For Women’s History Month

March is Women’s History Month. These are the women (prose) authors on self’s 2020 Reading List:

  • Liane Moriarty
  • Diane Gabaldon
  • Edwidge Danticat
  • Mathangi Subramanian
  • Jacqueline Woodson
  • Jung Chang
  • Harriet Beecher Stowe
  • Sally Rooney
  • Peg Alford Pursell
  • Oyinkan Braithwaite
  • Dacia Maraini
  • Shahrnush Parsipoor
  • E. R. Ramzipoor
  • Elizabeth Tallent
  • Sadie Jones

Also: Caroline Kim-Brown’s short story collection, which won the Drue Heinz Literature Prize, coming this fall: The Prince of Mournful Thoughts. You can read the title story now, in Ms.Aligned Vol. 3.

Women self has read so far 2020:

  • Dodie Smith
  • Katherine Addison
  • Jia Tolentino
  • Kathryn Ferguson

Movement on the 2020 Reading List

Just finished Someone Who Will Love You in All Your Damaged Glory, by Raphael Bob-Waksberg, and it was glorious.

Now reading The Goblin Emperor, by Katherine Addison.

Self’s next two books are I Capture the Castle, by Dodie Smith, and Brideshead Revisited, by Evelyn Waugh. She found a review in The Economist about great houses in fiction, and those two books came up in the course of. She thinks she read Brideshead Revisited, but so  long ago that all she remembers is a British mini-series of the same name, with an actor with the improbable name of Anthony Andrews playing Sebastian.

Monday is off to an excellent start.

Stay tuned, dear blog readers. Stay tuned.

Raphael Bob-Waksberg: Your Pain Is My Pain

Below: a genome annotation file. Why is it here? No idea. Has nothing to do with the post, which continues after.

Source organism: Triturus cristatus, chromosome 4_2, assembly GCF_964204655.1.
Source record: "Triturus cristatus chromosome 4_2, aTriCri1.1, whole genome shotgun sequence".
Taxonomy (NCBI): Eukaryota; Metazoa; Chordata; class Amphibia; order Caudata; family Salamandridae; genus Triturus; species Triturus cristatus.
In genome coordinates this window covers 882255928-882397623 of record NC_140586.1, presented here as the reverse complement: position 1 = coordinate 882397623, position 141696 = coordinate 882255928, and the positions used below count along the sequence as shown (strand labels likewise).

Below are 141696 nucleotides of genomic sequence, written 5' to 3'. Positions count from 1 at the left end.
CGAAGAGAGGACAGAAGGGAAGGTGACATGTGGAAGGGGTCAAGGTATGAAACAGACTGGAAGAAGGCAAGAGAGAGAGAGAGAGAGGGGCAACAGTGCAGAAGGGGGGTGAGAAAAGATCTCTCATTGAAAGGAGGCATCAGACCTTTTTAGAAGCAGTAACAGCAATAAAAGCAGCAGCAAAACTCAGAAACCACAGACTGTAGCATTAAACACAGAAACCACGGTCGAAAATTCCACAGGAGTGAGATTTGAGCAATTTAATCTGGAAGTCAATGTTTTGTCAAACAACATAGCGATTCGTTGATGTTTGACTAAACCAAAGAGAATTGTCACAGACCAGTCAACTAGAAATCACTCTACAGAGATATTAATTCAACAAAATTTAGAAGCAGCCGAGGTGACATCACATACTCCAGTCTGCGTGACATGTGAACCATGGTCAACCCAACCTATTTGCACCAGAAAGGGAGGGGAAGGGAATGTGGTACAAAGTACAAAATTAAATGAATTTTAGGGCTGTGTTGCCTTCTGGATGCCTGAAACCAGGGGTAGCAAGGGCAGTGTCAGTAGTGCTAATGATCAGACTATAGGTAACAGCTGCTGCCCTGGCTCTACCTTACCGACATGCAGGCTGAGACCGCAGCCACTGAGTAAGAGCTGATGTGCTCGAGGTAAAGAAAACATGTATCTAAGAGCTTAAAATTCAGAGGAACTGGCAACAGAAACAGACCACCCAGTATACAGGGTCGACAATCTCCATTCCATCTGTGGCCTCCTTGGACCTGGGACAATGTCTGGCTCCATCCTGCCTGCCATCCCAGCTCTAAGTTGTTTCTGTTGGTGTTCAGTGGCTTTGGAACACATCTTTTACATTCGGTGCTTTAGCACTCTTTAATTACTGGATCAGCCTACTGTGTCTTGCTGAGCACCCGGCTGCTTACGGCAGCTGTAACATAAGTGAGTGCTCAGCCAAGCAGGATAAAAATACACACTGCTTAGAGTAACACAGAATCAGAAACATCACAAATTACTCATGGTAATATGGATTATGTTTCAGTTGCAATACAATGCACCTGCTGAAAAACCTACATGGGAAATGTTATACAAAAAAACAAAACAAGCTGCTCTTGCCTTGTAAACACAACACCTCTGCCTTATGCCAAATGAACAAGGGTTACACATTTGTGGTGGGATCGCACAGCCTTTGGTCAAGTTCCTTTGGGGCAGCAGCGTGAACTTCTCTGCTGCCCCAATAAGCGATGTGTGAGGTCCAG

The short story self is reading today is Lunch With the Person Who Dumped You.

At the rate self is going, she’ll never finish Raphael Bob-Waksberg’s collection, never! Which is a pity, as she’s got two meaty fantasy reads lined up to read next: Philip Pullman’s The Secret Commonwealth, and Katherine Addison’s The Goblin Emperor (which was recommended to her by her seatmate on a recent flight to London: a Stanford grad on his way to deliver a paper at a conference in Glasgow)

An excerpt from Bob-Waksberg’s story:

Remember, the one who laughs last laughs longest, so make sure you laugh last and when you do you laugh heartily but with a detached air of none-of-this-really-matters-I-haven’t-been-lying-awake-at-night-staring-at-the-ceiling-regurgitating-all-this-pain coolness.

Which is an attitude that really helps, especially today. Given what’s just gone down in the Senate.

Stay tuned, dear blog readers. Stay tuned.

Five Best Heroes Self Encountered in 2019 (All Fictional)

Bilbo Baggins, The Hobbit

Frank Guidry, November Road

Henry Tilney, Northanger Abbey

Niall Delaney, The Parasites

Sunny, Record of a Spaceborn Few

Quite a range of heroes, from a thriller, a romantic comedy, a du Maurier (who is in a class all her own), a fantasy, and a work of science fiction. Three of the five books that gave self her favorite heroes of 2019 were written by women.

Though self ended 2019 far below her Goodreads Reading Challenge goal, she is setting an even higher goal for 2020. Would you believe it if self told you that she used to be able to read 60 books a year?

Stay tuned, dear blog readers. Stay tuned.

 

Five Best Heroines Self Encountered in 2019: One Real, Four Fictional (Stay Tuned for Part 2: Heroes)